“It would hurt me worse than that,” declared Shaggy. “You must admit, Your Majesty, that I am commander of this expedition, for it is my brother we are seeking, rather than plunder. But I and my companions would like the assistance of your Army, and if you help us to conquer Ruggedo and to rescue my brother from captivity we will allow you to keep all the gold and jewels and other plunder you may find.”
This prospect was so tempting that the officers began whispering together and presently Colonel Cheese said: “Your Majesty, by combining our brains we have just evolved a most brilliant idea. We will make the Clockwork Man the private soldier!”
“Who? Me?” asked Tik-Tok. “Not for a sin-gle sec-ond! I can-not fight, and you must not for-get that it was Rug-ge-do who threw me in the well.”
“At that time you had no gun,” said Polychrome. “But if you join the Army of Oogaboo you will carry the gun that Mr. Files used.”
“A sol-dier must be a-ble to run as well as to fight,” protested Tik-Tok, “and if my works run down, as they of-ten do, I could nei-ther run nor fight.”
“I’ll keep you wound up, Tik-Tok,” promised Betsy.
“Why, it isn’t a bad idea,” said Shaggy. “Tik-Tok will make an ideal soldier, for nothing can injure him except a sledge hammer. And, since a private soldier seems to be necessary to this Army, Tik-Tok is the only one of our party fitted to undertake the job.”
“What must I do?” asked Tik-Tok.
“Obey orders,” replied Ann. “When the officers command you to do anything, you must do it; that is all.”
“And that’s enough, too,” said Files.
“Do I get a salary?” inquired Tik-Tok.
“You get your share of the plunder,” answered the Queen.
“Yes,” remarked Files, “one-half of the plunder goes to Queen Ann, the other half is divided among the officers, and the Private gets the rest.”
“That will be sat-is-fac-tor-y,” said Tik-Tok, picking up the gun and examining it wonderingly, for he had never before seen such a weapon.
Then Ann strapped the knapsack to Tik-Tok’s copper back and said: “Now we are ready to march to Ruggedo’s Kingdom and conquer it. Officers, give the command to march.”
“Fall—in!” yelled the Generals, drawing their swords.
“Fall—in!” cried the Colonels, drawing their swords.
“Fall—in!” shouted the Majors, drawing their swords.
“Fall—in!” bawled the Captains, drawing their swords.
Tik-Tok looked at them and then around him in surprise.
“Fall in what? The well?” he asked.
“No,” said Queen Ann, “you must fall in marching order.”
“Can-not I march without fall-ing in-to it?” asked the Clockwork Man.
“Shoulder your gun and stand ready to march,” advised Files; so Tik-Tok held the gun straight and stood still.
“What next?” he asked.
The Queen turned to Shaggy.
“Which road leads to the Metal Monarch’s cavern?”
“We don’t know, Your Majesty,” was the reply.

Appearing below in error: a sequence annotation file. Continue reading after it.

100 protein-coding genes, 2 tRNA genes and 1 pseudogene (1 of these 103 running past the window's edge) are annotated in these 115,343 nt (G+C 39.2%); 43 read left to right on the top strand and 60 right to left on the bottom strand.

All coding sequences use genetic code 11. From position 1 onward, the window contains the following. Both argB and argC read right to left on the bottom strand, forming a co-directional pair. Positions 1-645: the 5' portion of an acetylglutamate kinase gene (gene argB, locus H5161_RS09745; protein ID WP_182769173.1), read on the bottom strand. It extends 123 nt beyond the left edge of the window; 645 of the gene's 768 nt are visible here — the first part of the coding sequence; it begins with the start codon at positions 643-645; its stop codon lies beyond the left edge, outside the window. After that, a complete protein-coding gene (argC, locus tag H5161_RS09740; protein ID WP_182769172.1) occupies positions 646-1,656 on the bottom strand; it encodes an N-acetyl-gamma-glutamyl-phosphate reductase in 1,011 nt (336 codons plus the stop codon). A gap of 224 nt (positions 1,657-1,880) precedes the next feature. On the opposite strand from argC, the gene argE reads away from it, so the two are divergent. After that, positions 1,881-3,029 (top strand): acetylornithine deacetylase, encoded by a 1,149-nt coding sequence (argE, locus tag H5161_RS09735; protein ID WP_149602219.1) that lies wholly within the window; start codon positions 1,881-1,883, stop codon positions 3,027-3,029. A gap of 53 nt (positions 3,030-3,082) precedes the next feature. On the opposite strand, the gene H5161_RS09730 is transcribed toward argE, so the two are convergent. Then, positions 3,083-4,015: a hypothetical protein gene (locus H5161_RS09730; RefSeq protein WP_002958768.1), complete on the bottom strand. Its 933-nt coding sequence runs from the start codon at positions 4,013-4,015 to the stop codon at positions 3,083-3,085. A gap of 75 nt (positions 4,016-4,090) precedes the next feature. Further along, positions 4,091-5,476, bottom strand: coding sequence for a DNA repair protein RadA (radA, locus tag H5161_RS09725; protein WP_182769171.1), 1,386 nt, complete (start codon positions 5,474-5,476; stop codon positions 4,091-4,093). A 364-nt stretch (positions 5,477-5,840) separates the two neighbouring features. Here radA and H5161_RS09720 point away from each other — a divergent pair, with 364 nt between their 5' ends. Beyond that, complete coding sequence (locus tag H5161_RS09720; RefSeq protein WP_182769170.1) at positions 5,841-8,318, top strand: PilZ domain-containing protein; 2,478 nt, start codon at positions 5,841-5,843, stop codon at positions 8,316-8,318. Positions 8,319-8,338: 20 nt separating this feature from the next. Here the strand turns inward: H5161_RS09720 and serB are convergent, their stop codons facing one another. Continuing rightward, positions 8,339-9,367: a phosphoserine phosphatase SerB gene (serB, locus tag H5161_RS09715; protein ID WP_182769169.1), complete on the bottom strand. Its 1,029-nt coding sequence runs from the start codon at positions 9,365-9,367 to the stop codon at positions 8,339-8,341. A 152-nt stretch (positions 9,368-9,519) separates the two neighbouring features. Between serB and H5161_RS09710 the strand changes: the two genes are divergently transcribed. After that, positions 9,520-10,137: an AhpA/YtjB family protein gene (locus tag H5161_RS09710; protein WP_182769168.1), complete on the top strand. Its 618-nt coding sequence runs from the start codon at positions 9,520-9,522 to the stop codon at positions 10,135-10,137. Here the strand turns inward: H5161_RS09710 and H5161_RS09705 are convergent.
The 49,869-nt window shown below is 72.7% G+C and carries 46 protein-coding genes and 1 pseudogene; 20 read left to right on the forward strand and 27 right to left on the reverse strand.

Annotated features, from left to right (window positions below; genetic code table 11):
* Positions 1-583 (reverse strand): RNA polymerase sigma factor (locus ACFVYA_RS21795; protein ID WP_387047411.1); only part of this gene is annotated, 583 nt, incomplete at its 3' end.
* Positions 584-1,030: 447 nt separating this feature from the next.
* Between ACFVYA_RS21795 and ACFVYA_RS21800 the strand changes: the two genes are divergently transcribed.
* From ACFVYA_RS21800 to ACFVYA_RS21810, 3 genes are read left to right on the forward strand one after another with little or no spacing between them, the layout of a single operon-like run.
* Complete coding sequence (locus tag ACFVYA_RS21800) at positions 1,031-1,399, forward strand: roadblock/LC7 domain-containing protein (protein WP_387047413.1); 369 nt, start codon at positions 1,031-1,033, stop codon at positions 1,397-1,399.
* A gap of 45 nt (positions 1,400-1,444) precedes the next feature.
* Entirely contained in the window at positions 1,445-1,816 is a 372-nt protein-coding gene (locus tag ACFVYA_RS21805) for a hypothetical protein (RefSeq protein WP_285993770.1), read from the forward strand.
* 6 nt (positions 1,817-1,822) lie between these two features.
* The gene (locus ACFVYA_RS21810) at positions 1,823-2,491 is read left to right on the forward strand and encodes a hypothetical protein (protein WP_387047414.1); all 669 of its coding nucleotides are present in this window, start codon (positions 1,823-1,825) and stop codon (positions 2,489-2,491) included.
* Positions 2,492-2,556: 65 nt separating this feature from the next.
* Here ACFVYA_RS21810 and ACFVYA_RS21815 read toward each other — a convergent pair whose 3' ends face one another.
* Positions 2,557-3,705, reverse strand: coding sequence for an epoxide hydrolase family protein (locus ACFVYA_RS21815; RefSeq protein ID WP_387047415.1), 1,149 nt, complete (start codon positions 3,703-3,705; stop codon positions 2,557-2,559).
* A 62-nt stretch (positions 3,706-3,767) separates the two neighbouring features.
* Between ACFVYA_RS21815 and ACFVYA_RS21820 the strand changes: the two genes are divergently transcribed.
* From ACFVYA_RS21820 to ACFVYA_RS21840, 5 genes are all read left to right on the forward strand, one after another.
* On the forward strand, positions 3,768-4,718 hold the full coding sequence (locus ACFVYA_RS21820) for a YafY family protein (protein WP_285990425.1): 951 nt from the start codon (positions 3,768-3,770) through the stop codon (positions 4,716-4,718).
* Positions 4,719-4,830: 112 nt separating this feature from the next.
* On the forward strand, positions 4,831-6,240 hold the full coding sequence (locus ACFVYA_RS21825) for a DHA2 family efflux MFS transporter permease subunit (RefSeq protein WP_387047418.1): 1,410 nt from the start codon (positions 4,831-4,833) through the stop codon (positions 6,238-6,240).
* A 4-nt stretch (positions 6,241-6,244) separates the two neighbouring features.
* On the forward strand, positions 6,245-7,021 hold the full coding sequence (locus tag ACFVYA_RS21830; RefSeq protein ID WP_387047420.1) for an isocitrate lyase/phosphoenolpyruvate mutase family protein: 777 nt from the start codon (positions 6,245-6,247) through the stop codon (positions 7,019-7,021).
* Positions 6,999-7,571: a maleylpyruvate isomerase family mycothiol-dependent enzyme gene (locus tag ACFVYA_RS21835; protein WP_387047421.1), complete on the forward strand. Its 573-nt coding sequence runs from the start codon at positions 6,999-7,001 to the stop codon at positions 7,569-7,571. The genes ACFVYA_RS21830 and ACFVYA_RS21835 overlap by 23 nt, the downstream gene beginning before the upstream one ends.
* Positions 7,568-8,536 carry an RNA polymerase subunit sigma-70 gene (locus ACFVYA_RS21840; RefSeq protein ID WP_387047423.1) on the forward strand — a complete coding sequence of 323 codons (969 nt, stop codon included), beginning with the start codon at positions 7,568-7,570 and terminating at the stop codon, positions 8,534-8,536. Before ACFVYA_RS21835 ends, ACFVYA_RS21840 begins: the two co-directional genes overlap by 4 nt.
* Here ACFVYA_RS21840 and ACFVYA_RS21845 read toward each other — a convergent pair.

“But this is absurd!” said Ann with a frown. “If we can’t get to Ruggedo, it is certain that we can’t conquer him.”
“You are right,” admitted Shaggy; “but I did not say we could not get to him. We have only to discover the way, and that was the matter we were considering when you and your magnificent Army arrived here.”
“Well, then, get busy and discover it,” snapped the Queen.
That was no easy task. They all stood looking from one road to another in perplexity. The paths radiated from the little clearing like the rays of the midday sun, and each path seemed like all the others.
Files and the Rose Princess, who had by this time become good friends, advanced a little way along one of the roads and found that it was bordered by pretty wild flowers.
“Why don’t you ask the flowers to tell you the way?” he said to his companion.
“The flowers?” returned the Princess, surprised at the question.
“Of course,” said Files. “The field-flowers must be second-cousins to a Rose Princess, and I believe if you ask them they will tell you.”
She looked more closely at the flowers. There were hundreds of white daisies, golden buttercups, bluebells and daffodils growing by the roadside, and each flower-head was firmly set upon its slender but stout stem. There were even a few wild roses scattered here and there and perhaps it was the sight of these that gave the Princess courage to ask the important question.
She dropped to her knees, facing the flowers, and extended both her arms pleadingly toward them.
“Tell me, pretty cousins,” she said in her sweet, gentle voice, “which way will lead us to the Kingdom of Ruggedo, the Nome King?”
At once all the stems bent gracefully to the right and the flower heads nodded once—twice—thrice in that direction.
“That’s it!” cried Files joyfully. “Now we know the way.”
Ozga rose to her feet and looked wonderingly at the field-flowers, which had now resumed their upright position.
“Was it the wind, do you think?” she asked in a low whisper.
“No, indeed,” replied Files. “There is not a breath of wind stirring. But these lovely blossoms are indeed your cousins and answered your question at once, as I knew they would.”